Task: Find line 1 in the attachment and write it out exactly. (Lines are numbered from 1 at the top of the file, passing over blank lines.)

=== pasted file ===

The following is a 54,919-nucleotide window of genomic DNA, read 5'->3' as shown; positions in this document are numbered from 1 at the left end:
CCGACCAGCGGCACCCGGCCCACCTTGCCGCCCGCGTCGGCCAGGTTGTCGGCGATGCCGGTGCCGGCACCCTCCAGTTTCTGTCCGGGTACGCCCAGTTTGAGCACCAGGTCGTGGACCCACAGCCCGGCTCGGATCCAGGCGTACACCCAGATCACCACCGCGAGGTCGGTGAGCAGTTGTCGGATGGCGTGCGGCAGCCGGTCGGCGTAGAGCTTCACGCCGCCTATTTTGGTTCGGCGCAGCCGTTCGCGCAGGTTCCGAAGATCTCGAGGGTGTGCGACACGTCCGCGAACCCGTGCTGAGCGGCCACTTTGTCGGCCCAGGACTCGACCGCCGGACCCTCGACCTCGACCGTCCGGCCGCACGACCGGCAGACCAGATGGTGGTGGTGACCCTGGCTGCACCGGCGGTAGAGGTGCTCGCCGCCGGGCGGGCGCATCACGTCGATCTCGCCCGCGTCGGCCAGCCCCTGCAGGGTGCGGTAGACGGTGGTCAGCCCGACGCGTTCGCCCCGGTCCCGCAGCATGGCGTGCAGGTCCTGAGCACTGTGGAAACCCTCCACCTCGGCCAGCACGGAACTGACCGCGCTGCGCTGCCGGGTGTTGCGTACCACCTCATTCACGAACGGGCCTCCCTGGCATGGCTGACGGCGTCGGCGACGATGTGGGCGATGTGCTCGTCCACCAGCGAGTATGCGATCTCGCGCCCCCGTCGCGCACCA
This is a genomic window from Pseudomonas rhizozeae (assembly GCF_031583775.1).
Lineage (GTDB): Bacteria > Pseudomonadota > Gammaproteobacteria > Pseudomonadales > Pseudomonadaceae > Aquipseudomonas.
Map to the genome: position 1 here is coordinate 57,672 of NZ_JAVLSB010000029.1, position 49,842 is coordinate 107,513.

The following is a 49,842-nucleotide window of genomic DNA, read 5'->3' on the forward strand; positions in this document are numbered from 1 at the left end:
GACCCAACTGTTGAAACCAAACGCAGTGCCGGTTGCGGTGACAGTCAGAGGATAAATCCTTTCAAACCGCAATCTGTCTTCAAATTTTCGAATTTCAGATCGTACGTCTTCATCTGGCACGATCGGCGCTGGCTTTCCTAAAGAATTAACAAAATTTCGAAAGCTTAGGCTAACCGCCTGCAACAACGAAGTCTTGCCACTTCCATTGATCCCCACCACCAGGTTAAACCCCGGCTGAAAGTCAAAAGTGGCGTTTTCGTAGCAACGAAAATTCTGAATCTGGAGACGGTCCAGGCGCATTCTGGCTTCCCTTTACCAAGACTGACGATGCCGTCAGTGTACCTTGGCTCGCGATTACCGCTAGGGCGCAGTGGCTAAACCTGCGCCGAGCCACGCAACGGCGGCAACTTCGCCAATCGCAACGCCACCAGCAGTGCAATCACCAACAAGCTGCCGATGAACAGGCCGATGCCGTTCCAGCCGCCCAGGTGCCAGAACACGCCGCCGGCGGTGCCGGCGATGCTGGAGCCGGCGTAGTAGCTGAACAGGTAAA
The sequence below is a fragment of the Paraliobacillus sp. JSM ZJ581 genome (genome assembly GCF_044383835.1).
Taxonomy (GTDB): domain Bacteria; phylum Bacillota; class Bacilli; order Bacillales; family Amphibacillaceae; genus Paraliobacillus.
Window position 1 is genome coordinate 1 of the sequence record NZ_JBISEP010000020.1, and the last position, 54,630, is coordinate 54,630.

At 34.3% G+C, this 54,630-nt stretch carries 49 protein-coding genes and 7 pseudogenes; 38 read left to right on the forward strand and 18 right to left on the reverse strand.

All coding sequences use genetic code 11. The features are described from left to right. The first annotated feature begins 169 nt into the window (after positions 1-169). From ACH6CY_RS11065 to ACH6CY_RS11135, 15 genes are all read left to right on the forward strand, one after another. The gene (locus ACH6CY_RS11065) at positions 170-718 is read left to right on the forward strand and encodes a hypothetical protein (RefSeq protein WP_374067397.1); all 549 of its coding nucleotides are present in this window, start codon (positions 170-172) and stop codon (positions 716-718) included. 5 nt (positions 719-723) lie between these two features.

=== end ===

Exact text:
The following is a 54,919-nucleotide window of genomic DNA, read 5'->3' as shown; positions in this document are numbered from 1 at the left end: